Paisaci, also known as Paisachi, or Paishachi, is an extinct language of classical India, mentioned as a medium of debate and literary expression in various Theravada Buddhist sources, and in Prakrit and Sanskrit grammars of antiquity. It is not known to what extent this was a vernacular or an artificial literary language, comparable to Pāli.
The Sanskrit etymology of the name of the language (suggesting that it means "spoken by demons") is deemed by modern scholars to be either jocular or simply false. As with most languages, the name seems to be devolved from a toponym associated with the origin or homeland of the language. In works of Sanskrit poetics such as Daṇḍin's Kavyadarsha, it is also known by the name of Bhutabhasha.
There are no extant works in this language today, and the only work attributed to be in Paisaci is the Brihat-katha (The Large Story), a large collection of stories written in the 5th century BC. It is known of through its adaptation in Sanskrit as the Katha-Saritsagara in the 11th century by Somadeva. One of the famous series of stories in this work is the Vikram and Vetaal series. Talking of its existence, Pollock writes:92:
Linguists have identified this as everything from an eastern Middle-Indic dialect close to Pali to a Munda language of inhabitants of the Vindhya Mountains […] In fact there is little reason to bother to choose […] Paishachi is the joker in the deck of South Asian discourses on language, having an exclusively legendary status, since it is associated with a single lost text, the Bṛhatkathā (The Great Tale), which seems to have existed less as an actual text than as a conceptual category signifying the Volksgeist, the Great Repository of Folk Narratives […] In any event, aside from this legendary work (which "survives" only in one Jain Maharashtri and several Sanskrit embodiments), Paishachi is irrelevant to the actual literary history of South Asia.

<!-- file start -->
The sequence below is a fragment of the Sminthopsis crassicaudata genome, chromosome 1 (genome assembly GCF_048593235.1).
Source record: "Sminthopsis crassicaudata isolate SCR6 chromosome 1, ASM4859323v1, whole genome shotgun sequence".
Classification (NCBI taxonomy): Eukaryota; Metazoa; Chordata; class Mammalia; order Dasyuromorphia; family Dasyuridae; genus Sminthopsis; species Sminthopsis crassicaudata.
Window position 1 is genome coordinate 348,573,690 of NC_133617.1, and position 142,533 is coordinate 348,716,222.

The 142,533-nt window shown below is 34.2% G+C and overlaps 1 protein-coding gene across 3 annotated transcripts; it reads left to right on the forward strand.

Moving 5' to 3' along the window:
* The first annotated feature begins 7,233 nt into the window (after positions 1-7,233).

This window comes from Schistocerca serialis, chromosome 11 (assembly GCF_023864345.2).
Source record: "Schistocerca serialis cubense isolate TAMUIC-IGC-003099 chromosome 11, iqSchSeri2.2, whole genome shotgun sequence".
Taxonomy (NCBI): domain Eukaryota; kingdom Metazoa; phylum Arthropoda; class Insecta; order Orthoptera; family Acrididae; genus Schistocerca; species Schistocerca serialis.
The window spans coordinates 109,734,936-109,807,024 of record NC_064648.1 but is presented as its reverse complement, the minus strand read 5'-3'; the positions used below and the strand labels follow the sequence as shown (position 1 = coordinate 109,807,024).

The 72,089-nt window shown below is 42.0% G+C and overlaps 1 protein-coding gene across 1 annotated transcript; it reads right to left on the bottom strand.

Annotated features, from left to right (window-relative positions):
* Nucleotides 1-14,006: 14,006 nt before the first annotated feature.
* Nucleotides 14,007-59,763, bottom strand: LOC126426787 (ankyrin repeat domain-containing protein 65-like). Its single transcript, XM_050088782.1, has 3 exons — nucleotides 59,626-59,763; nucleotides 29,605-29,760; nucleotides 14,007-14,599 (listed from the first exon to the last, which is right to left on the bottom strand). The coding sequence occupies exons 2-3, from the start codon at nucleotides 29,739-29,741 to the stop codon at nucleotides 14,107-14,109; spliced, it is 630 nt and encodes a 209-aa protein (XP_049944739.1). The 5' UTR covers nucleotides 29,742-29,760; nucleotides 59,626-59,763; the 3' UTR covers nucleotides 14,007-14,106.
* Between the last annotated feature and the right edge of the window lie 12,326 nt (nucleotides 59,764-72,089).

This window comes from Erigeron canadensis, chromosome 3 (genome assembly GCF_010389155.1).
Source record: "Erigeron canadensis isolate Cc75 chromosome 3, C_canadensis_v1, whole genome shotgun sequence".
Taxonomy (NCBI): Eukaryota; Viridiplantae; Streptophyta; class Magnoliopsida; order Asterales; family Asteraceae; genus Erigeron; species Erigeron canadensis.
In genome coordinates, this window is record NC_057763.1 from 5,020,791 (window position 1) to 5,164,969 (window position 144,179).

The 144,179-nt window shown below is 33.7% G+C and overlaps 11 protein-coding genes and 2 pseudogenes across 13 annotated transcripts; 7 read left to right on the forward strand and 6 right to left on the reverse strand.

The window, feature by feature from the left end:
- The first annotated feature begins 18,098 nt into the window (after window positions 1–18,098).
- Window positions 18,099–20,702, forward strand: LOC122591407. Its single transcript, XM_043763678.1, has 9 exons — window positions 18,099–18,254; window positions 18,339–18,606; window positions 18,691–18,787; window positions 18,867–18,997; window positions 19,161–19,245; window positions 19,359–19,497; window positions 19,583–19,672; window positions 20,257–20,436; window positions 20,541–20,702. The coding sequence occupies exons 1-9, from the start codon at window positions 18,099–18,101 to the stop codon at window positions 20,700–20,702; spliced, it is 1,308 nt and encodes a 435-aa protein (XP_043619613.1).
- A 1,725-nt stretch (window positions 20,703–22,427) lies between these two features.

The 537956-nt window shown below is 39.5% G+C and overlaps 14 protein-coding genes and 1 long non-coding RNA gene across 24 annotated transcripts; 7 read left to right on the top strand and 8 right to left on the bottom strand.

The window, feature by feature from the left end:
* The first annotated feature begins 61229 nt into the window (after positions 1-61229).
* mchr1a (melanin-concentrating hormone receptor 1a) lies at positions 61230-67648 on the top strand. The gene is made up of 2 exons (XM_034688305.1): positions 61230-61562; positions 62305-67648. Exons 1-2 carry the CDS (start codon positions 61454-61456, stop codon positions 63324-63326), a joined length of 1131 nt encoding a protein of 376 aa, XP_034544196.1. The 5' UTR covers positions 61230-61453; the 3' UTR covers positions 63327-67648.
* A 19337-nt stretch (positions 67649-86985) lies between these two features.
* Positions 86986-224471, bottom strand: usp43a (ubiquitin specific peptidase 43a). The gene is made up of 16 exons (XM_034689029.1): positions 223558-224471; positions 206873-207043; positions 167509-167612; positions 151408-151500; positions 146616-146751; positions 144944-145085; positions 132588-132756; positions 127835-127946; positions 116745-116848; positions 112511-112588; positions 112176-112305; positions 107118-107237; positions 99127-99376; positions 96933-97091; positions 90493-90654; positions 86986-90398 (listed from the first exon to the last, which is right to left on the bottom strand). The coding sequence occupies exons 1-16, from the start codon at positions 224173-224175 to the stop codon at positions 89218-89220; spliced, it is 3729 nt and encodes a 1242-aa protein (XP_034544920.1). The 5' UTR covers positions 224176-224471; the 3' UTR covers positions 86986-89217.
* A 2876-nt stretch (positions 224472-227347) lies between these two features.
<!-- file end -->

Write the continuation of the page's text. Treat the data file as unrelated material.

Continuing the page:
Influence on Modern languages 
The influence of Paisachi over Konkani can be proved from the findings of Dr. Taraporewala who, in his book Elements of Science of Languages, Calcutta University,he ascertains that Konkani shows many Dardic features which are found in present day Kashmiri and Punjabi.  Also Historian Vishwanath Kashinath Rajwade claims that some of the old works like Krista Purana, Krishnadas Shama's Mahabharat composed in Konkani reveal that modern Konkani might be a successor of Paishachi.
- Pollock, Sheldon I. (2006), The language of the gods in the world of men: Sanskrit, culture, and power in premodern India, University of California Press, ISBN 978-0-520-24500-6
- Menezes, Armando (1970). Essays on Konkani language and literature: Professor Armando Menezes felicitation volume. Konkani Sahitya Prakashan. pp. 118 pages(see page:2).
- Saradesai, Manohararai (2000). A history of Konkani literature: from 1500 to 1992. Sahitya Akademi. pp. 39–40. ISBN 978-81-7201-664-7.
See also 
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